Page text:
HIGH STRUNG by Mike Rabon ... A Memoir from the founder, lead singer and lead writer of THE FIVE AMERICANS (Aberdeen Bay - available thru Amazon.com ... Click here: Amazon.com: High Strung (9781608300471): Mike Rabon: Books)
I couldn't wait to read Mike Rabon's book, especially after talking with him briefly for our All-Time Favorite Garage Bands Series.
EVERY review I read ... bar none ... raved about Mike's story ... and, I have to admit, it grabs you right from the get-go.
Chapter One deals with every thought that crossed his mind while he contemplated suicide, high on some unknown substance that, to this day, he still can't identify. It's chilling to read him mentally consider ... and then dismiss ... each potential suicide method before finally coming to his senses and putting it off for at least another day.
Then, in Chapter Two, he starts from the beginning, going back to his childhood, his first guitar and his love for music ... and this pattern continues throughout the book. Each alternating chapter shows Mike in his "today" world of the early-to-mid-'70's, post-Five Americans success, when living was nothing more than drug-induced shambles ... followed by the exciting story of the band making it ... and ultimately scoring five straight Top 40 Hits in 1966 and 1967.
It's an interesting technique ... and it holds you spellbound as you watch what "could have been" quickly spiral and dissolve into what sadly became of Mike Rabon, junkie.
Ripped off by his manager and record company (who, in this case, were one and the same), it sounds like he never really had a chance ... and he ultimately lost it all.
Along the way, he shares some interesting tidbits about rock and roll life in the '60's ... appearances on all of the hot TV shows ... creating HUGE hit records like "Western Union" (and how they came up with the dit-dit-dit concept to the song) ... believe it or not, the original lyrics had the word "stop" after every line, mimicking an actual Western Union telegram before they came up with the "sound" idea of typing out a telegram instead, thus creating the song's greatest hook. He even admits to writing their follow-up hit song "Zip Code" "on demand" to keep the communication theme going, something that I had alluded to in my Five Americans bio in our Garage Band Series without any basis of "fact", just observation and speculation ... it's especially interesting to see that I called it right! (lol)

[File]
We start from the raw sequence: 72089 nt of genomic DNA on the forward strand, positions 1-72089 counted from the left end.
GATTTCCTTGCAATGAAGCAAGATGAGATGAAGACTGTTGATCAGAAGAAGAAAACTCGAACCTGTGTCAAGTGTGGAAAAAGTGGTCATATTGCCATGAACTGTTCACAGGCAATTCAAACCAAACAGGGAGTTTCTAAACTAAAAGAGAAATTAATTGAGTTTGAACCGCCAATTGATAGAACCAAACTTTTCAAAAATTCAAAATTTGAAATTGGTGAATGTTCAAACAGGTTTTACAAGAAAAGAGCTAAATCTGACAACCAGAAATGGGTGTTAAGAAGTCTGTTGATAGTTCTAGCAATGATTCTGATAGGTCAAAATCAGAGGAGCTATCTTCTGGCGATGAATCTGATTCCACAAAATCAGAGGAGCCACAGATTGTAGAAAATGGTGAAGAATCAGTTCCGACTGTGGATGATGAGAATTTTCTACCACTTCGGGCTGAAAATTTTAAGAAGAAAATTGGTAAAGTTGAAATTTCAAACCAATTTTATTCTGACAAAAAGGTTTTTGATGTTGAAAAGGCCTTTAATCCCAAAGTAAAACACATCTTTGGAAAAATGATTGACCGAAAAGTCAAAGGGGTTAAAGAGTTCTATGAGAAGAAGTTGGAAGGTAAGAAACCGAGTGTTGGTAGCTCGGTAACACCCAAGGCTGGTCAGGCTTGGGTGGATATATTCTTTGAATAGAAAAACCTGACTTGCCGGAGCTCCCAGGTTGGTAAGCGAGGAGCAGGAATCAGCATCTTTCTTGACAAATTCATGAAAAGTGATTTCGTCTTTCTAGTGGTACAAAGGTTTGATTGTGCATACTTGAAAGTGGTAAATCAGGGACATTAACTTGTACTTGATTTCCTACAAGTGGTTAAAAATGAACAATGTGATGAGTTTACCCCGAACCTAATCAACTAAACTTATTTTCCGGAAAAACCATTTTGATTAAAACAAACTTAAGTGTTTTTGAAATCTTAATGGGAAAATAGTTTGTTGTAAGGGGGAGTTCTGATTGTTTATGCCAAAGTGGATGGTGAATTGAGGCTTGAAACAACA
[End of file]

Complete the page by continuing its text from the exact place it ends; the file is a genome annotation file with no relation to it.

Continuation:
Mike describes in glorious detail the downfall of Abnak Records (and the sleazy, behind-the-scenes story of its owner, John Abdnor, Sr., who also acted as the band's manager, and his son, Jon Abnor, Jr., who went on to have a Top 20 Hit for the label as Jon and Robin with "Do It Again, Just A Little Bit Slower" ... another one of my Forgotten Hits favorites. Robin ... real name Javonne Braga ... would go on to marry James Wright, one of The Five Americans!) The story behind the "colorful" lawsuit between Abnak Records and AM Powerhouse KLIF Radio in Dallas, who refused to play or chart their second hit record "EVOL, Not Love" because Abdnor, Sr. had given the exclusive "first play" rights to a competing radio station in town, is fascinating!
You'll read how Mike had his throat slit by a drug-crazed hooker ... and how he "broke his face" in a reckless highway accident. You'll read how, despite a pact agreed to by all five members of The Five Americans that drugs would NEVER play a part in their career, Rabon ended up a hopeless junkie, desperate and willing to go through just about any measure to make one more score. (He even tried dealing drugs at one point in time ... but found that he was using more than he was selling ... pretty tough to turn a profit that way!)
In between it all is a fascinating look at "making it in the '60's" ... and the interplay between Mike's two storylines makes this a "can't put it down" read.
All-in-all, highly recommended ... but with some reservations ... be sure to read our "IF I COULD CHANGE ONE THING" observation below before purchasing.
IF I COULD CHANGE ONE THING:
Do some fact checking before you write a book!!! Get your timelines right ... check and double check before you commit it to print.
As good as this book was, it nearly lost me in the second chapter. That's where Mike Rabon described one of the "most vivid memories" of his life ... getting his own record player in 1953 and plopping down the brand new Elvis records "Heartbreak Hotel" and "Hound Dog" on his little turntable ... and being absolutely mesmerized by the colorful Sun Record Label spinning round and round.